Although his intentions never included the pretension of elaborating a true and articulated theological system, Pope Francis recognizes in the French saint and mystic some essential features of doing theology, which make use of "two constitutive dimensions": the spiritual life - "it is in humble and persevering prayer, in openness to the Holy Spirit, that one can try to understand and express the Word of God" - and the ecclesial life - the "feeling oneself in the Church and with the Church".

Gospel and culture synthesis

Inevitably, he also relied on the example of his pastoral action, which matured in circumstances of epochal change that posed great problems and new ways of looking at them, from which also emerged a surprising demand for spirituality, as was the case in the Calvinist environment he had to face as a missionary in the Chablais.

"Knowing these people and becoming aware of their questions was one of the most important providential circumstances of his life," writes the Pontiff. So much so that what initially seemed a useless and fruitless endeavor became a "fruitful synthesis" between "Evangelization and culture", "from which he derived the intuition of an authentic, mature and clear method for a lasting and promising harvest", which knew how to interpret the changing times and guide souls thirsty for God. This, after all, was also the purpose of his Treaty.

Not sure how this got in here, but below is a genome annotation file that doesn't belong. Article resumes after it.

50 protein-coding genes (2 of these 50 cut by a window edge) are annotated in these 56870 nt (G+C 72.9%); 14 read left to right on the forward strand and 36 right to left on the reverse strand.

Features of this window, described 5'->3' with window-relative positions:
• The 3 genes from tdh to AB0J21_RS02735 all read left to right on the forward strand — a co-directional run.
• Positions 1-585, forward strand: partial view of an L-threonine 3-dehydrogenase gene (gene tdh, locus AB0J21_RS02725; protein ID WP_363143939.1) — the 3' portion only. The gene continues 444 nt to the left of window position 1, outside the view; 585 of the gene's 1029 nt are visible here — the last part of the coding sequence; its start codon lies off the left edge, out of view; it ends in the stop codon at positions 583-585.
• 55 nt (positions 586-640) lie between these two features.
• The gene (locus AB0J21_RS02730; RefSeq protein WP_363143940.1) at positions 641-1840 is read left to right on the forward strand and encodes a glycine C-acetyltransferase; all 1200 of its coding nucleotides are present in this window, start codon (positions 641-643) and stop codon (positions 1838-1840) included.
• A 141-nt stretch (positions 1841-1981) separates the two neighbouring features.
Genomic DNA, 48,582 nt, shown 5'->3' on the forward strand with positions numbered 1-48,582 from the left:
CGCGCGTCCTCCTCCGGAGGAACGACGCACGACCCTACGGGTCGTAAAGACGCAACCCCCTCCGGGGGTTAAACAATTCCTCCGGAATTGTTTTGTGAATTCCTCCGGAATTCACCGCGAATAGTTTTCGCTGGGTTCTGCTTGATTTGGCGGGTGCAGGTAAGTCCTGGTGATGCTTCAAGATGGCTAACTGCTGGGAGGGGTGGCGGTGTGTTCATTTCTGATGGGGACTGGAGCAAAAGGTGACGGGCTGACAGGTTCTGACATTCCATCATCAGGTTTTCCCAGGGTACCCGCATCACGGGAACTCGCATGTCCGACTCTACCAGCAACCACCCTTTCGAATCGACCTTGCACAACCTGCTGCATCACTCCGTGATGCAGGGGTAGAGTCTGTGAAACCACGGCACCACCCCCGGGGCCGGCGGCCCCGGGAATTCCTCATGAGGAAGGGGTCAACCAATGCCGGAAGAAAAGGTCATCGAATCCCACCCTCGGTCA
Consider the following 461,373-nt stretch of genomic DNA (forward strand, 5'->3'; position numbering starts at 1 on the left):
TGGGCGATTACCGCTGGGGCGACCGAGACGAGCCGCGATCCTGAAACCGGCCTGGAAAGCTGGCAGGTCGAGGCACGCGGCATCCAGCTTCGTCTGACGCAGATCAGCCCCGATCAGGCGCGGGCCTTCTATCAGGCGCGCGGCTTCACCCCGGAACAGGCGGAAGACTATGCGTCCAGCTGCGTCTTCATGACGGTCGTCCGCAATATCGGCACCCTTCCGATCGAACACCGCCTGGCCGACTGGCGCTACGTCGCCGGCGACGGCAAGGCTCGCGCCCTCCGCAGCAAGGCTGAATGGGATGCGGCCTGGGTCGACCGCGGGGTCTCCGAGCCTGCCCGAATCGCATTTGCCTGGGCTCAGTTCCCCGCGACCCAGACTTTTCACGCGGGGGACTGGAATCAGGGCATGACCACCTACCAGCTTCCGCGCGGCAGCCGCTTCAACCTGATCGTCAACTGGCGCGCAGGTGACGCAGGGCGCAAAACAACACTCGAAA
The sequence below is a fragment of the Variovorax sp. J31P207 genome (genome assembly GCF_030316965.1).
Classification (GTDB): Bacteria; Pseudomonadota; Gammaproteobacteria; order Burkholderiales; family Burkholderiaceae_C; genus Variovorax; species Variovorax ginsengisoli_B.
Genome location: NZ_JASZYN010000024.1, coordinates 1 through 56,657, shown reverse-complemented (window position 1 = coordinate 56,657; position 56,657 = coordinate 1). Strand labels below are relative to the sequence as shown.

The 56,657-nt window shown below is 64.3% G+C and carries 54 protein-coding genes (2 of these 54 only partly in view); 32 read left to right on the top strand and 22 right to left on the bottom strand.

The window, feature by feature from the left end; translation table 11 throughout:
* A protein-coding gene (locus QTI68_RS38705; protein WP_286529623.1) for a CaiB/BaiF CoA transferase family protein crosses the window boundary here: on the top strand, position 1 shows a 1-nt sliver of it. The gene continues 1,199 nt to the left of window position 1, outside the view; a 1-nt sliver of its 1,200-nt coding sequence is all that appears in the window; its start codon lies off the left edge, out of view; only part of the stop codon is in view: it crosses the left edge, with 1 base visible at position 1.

What does St. Francis de Sales still have to teach today? Pope Francis in his Apostolic Letter Totum Amoris Est highlights "some of his crucial decisions is important also today, to live the change with evangelical wisdom".

Relationship between God and man

In the first place, it is essential to start again from the "happy relationship between God and the human being", to reread it and propose it to each person according to his or her own condition, without external impositions or despotic and arbitrary forces, as St. Francis explained in his Treaty. Rather," writes the Pope, "we need "the persuasive form of an invitation that keeps man's freedom intact".